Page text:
After agonizing through his second ulcer-inducing, nail-biting basketball game in a week, Portland Coach Rick Adelman was sweating like he'd spent a week in the sauna. Small wonder. The Blazers had led by as many as 17 points, only to see their lead vanish - again. But as was the case before, they survived the scare, beating the Jazz 104-101 at the Salt Palace Sunday night.
"That's a classic game," said Adelman. "In the fourth period both teams executed, both teams wouldn't die, both teams wouldn't break," he said. "Finally we got a break in the end."In the process, hearts were breaking all over Utah, where the Jazz could well be down to the final days of the season. To avoid extinction, they must beat the Blazers in Portland Tuesday night (8 p.m. MDT), a prospect that doesn't appear promising.
"This series isn't over and we just have to go up and play hard and stay in there like we did in the final quarter today," said the Jazz's Jeff Malone. "We wanted to tie the series up and put some pressure on these guys . . . but it's not over."
Regardless of the outcome of Sunday's game, nobody, not even the losing Jazz, could deny the game was a spellbinding event, particularly the last seven minutes when the lead changed hands 18 times. Karl Malone carried the Jazz on his massive shoulders down the stretch, only to wind up throwing away a pass with 18 seconds to go that set up Terry Porter's winning free throws. Clyde Drexler missed two free throws and threw up an air ball midway through the fourth period, only to steal Karl Malone's pass, setting up the winning points.
"It didn't seem like either team could stop the other team," said Portland's Danny Ainge. "Obviously we came out the winner, but it was a great game."
For the second time in a week, the Jazz put on a furious run, only to come up short. Last Thursday in Portland, they overcame a 23-point deficit in the fourth quarter, only to lose by two points. This time they trailed by 17 in the first half and by 16 with 30 seconds remaining in the third period. But after pulling within one with 7:21 to go in the game, the teams traded baskets for the next seven minutes, neither going up by more than a point. "It was an unbelievable fourth quarter," continued Adelman. "I couldn't believe it. I kept expecting them to miss."
Once the Jazz had roared back to tie the score - thanks to a 17-2 run at the end of the third and start of the fourth quarters - it became a contest of nerves as well as skill. Neither team would crack under the pressure, neither would miss on a big shot. Portland center Kevin Duckworth, who scored 30 points, got 10 of them in the final period.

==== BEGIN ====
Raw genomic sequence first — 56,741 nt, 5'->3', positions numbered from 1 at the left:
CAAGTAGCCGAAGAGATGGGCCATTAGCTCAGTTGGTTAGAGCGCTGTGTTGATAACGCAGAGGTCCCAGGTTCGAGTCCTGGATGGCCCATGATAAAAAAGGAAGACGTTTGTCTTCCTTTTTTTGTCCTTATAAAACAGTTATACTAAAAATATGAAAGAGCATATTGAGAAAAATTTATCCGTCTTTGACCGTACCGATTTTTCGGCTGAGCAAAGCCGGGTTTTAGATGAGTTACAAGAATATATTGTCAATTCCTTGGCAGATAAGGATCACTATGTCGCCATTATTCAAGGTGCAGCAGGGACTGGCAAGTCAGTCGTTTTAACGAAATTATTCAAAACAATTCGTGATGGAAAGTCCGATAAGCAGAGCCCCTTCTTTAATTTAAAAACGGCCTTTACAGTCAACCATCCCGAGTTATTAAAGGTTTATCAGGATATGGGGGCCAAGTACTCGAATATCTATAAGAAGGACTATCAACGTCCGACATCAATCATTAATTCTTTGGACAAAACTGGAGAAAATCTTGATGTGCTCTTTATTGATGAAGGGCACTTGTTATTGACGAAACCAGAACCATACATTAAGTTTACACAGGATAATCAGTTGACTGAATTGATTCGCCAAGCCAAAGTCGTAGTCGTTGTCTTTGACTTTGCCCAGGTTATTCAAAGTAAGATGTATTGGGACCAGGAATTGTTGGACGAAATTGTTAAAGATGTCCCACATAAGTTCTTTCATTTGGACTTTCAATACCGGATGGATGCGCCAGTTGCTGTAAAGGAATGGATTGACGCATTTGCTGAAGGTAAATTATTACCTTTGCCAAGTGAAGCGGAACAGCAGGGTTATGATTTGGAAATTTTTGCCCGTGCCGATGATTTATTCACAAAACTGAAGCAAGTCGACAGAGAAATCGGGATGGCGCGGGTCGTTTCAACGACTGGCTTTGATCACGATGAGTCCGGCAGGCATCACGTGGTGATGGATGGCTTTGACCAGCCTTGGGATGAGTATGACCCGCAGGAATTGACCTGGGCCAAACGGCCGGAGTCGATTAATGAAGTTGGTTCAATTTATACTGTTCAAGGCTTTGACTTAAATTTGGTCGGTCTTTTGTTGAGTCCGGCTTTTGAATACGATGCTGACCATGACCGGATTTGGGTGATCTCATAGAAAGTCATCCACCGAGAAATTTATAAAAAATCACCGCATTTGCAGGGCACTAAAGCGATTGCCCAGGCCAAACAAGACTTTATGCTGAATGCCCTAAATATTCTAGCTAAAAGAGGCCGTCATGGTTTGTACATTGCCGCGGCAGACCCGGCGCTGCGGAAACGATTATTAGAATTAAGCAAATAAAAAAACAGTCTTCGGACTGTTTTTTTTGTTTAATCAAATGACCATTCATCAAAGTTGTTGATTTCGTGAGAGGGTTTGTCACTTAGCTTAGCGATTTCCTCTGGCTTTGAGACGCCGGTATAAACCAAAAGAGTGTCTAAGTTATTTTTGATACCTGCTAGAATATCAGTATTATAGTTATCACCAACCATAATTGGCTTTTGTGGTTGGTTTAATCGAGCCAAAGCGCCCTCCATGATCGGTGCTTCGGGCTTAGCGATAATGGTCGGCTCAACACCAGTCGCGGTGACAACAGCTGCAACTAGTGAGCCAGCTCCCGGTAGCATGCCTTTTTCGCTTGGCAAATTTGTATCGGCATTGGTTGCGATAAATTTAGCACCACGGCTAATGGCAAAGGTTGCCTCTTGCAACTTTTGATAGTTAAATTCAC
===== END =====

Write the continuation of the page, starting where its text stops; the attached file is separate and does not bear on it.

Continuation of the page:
While Portland's stretch run was keyed by Duckworth, several Jazz players took their turn. Jeff Malone made consecutive jumpers to put the Jazz ahead by one. Mike Brown made two in a row, followed by two each by the Mailman and Stockton. Stockton's second basket, a twisting left-handed shot that put Utah ahead 99-98 with 1:16 remaining, also drew a foul. But Stockton missed the free throw and Duckworth's two free throws gave Portland back the lead.
Inside the final minute, Karl Malone and Drexler each made shots, setting the stage for the final act. Taking the ball on the wing, Malone tried to pass inside to Thurl Bailey, but Drexler jumped inside to intercept. Porter was fouled with 13 seconds left, making both shots.
"I was going to shoot and I saw Thurl at the last minute," said Malone. "I thought he was open. Maybe I shouldn't have passed it. I can accept that. I did the best I could."
He continued, "You get into that zone where you think everything you do is going to work out. Maybe that's why I tried the pass."
After Porter's free throws the Jazz went down court, trailing by three, and Stockton put up an errant three-point shot. Bailey rebounded and got the ball to Jeff Malone, who passed out to the Mailman outside the three-point line. The ball skipped out of the basket at the buzzer.
"It looked good," said Malone. "Over the course of a season you get some like that and make them. It just didn't happen."
With Portland leading 3-1 in the best-of-seven series, the end of the Jazz season could come quickly. For the Blazers, the plan isn't just to get by the Jazz; it's to get by everyone. "This team has been motivated since training camp and won't be satisfied with anything less than a championship," said Ainge.
Meanwhile, despite the disappointment of losing, the Mailman had to acknowledge what Adelman said: It was a game for the ages. "You like to be involved in games like that, but you'd like to win it, too," he said. "It just didn't happen."